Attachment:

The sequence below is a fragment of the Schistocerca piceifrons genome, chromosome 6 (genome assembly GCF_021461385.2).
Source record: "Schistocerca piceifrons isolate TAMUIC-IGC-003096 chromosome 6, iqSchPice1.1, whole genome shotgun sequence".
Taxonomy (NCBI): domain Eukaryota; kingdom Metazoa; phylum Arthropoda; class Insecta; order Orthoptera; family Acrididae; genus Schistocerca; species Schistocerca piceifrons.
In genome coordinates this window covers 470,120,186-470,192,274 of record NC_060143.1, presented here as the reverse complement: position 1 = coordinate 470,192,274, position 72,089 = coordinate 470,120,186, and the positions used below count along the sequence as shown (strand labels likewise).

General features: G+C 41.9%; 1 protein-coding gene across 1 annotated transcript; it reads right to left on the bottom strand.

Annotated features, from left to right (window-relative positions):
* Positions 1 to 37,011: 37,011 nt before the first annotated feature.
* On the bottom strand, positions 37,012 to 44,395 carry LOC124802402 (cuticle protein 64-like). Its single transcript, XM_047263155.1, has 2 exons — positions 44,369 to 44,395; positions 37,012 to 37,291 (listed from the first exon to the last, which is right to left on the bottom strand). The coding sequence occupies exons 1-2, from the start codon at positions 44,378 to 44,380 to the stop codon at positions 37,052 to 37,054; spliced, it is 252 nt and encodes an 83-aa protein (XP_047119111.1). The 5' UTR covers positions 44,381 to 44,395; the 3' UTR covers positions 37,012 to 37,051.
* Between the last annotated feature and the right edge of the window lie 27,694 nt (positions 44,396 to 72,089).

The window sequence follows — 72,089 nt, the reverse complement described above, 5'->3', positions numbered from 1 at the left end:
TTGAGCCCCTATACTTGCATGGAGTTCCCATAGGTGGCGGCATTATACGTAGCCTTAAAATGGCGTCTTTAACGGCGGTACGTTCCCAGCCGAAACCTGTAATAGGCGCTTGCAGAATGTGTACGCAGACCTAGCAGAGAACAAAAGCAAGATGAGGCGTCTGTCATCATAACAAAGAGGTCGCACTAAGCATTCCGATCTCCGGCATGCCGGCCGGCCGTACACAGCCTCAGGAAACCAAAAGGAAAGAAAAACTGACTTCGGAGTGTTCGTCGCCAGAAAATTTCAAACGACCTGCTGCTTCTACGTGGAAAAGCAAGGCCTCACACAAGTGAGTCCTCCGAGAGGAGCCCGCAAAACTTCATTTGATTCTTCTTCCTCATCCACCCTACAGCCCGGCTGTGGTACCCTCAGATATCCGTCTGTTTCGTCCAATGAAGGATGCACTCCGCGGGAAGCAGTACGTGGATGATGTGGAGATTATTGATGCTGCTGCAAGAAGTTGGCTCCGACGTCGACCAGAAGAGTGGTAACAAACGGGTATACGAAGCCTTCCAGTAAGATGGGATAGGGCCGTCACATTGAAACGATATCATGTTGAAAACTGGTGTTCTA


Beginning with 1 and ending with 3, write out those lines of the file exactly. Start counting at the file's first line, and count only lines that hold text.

The sequence below is a fragment of the Schistocerca piceifrons genome, chromosome 6 (genome assembly GCF_021461385.2).
Source record: "Schistocerca piceifrons isolate TAMUIC-IGC-003096 chromosome 6, iqSchPice1.1, whole genome shotgun sequence".
Taxonomy (NCBI): domain Eukaryota; kingdom Metazoa; phylum Arthropoda; class Insecta; order Orthoptera; family Acrididae; genus Schistocerca; species Schistocerca piceifrons.